Public contributions to science increasingly common
Citizen science, which involves participation from the public, has become a significant force in several scholarly disciplines. The phenomenon can be found in both the natural and the social sciences, according to the largest systematic analysis to date on the topic, the results of which are published in the scientific journal PLOS ONE.
'We see that in particular researchers in the natural sciences have collected and classified data with the help of interested volunteers. In the social sciences, there has been a focus on inviting select parts of the public to find out the effects of science on people's everyday lives. This may for example concern environment problems and risks,' says Christopher Kullenberg, researcher in the field of theory of science.
To make the study as broad as possible, the analysis included 2568 scientific articles based on citizen science. A feat that turned out to be quite a challenge, since researchers in different disciplines have referred to citizen science in many different ways.
'Since the mid-1990s, it has usually been called "citizen science". But the terms "participatory science", "crowd science", "civic science" and even "street science" are also frequently used,' says Dick Kasperowski, assistant professor of theory of science.
'What's exciting about citizen science is that it enables non-researchers to make important contributions to science. If you think about it, it sounds impossible. After all, don't you need years of training and experience to do that?' says Kullenberg.
The fields of biology and ecology have a long tradition of citizen science. Researchers have for example relied on the public's ability to observe and classify animals and plant species for over 100 years. This has clearly been very successful and enormous amounts of data have been collected, for example to identify the migration patterns of animals.
Such studies are important in order to understand the ongoing changes in the climate. Citizen science has recently also gone digital. For example, astronomy researchers have benefitted greatly from having regular citizens classify uncountable pictures of galaxies. Citizen scientists make millions of observations that the researchers would never be able to make themselves. But this has not always been acknowledged.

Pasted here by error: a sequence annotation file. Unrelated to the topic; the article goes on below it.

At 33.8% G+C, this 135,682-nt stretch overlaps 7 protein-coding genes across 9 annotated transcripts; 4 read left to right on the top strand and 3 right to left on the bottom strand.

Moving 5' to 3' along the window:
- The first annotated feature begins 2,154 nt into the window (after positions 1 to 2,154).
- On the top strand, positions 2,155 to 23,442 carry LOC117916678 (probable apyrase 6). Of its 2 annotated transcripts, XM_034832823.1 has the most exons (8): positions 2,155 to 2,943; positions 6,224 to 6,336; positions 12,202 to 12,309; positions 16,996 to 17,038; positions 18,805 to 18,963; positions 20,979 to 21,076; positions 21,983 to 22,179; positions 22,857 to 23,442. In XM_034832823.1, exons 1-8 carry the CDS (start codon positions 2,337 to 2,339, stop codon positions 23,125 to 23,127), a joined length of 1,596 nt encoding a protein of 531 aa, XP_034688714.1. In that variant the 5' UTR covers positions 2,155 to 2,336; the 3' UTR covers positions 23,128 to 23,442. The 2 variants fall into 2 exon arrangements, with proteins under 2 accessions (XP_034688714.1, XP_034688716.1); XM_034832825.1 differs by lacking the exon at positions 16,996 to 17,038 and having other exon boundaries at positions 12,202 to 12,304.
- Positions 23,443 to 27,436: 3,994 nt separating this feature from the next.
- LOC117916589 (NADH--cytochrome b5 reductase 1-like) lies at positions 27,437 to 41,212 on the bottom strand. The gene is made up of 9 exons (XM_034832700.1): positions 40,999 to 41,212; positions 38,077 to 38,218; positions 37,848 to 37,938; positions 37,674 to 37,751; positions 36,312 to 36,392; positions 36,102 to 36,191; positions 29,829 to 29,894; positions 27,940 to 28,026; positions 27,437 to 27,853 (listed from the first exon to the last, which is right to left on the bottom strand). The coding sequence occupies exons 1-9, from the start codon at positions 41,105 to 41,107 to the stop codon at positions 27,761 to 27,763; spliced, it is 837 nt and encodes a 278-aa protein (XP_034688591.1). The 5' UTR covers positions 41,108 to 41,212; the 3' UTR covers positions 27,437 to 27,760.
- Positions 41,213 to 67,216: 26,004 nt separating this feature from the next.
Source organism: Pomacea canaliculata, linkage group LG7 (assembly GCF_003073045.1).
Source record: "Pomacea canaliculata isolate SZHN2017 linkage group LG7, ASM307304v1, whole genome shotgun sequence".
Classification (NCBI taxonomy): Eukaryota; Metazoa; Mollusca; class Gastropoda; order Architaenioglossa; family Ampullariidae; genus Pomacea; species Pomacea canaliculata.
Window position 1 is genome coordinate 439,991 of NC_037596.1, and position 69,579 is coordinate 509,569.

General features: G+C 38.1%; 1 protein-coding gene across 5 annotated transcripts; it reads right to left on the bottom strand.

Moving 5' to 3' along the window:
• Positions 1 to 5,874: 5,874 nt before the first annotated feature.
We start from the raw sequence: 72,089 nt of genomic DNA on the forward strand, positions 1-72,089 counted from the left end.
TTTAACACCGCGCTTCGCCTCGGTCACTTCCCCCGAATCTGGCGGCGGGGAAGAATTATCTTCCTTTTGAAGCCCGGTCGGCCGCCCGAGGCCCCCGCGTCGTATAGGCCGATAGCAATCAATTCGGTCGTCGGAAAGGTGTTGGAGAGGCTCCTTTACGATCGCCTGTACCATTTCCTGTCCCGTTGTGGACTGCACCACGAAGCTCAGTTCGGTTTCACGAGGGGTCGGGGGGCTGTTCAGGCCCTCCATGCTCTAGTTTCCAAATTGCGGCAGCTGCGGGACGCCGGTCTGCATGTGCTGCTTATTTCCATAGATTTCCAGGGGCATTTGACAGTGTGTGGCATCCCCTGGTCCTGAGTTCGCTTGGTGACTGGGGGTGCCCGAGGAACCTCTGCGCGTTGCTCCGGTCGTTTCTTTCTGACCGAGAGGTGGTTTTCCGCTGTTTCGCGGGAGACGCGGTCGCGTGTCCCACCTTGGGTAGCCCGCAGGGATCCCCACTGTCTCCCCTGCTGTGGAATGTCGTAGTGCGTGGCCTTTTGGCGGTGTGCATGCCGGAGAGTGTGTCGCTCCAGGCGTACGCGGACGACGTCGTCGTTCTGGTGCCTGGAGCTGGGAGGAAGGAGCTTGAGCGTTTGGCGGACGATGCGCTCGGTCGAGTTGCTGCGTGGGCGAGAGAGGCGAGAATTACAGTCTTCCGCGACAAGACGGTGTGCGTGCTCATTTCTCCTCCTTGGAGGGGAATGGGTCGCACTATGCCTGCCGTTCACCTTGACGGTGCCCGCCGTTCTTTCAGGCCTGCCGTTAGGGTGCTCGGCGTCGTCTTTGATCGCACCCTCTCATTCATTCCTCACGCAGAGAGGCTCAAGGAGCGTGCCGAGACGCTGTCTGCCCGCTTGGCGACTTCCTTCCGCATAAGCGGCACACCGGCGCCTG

'Nobody knows the true extent of it. Scientists have not always communicated that they have received help from the public. But this is changing. It has become more OK to involve the public, and better methods for non-scientist participation have also been created,' says Kasperowski.
'One finding in this study is that a large number of citizen science projects never make it to the scientific journals. We studied 490 research projects, but only 78 had resulted in scientific articles.
This does not necessarily mean that the quality of the research was bad, but may imply that there were different ambitions involved, such as political lobbying or dealing with local environmental problems. At any rate, we need to learn more about this,' says Kullenberg.
But there are also fields that have not invited the public to participate in their work. 'The humanities have not, with a few exceptions, managed to facilitate broad public participation. And our study shows that we're still waiting for the big breakthrough in medical research. The hesitation in medicine may have to do with patient safety and issues related to research ethics. But this will probably change in the future,' says Kullenberg.
The study was carried out within the framework of the interdisciplinary research project Taking Science to the Crowd: Researchers, Programmers and Volunteer Contributors Transforming Science Online at the University of Gothenburg, with funding from the Marianne and Marcus Wallenberg Foundation.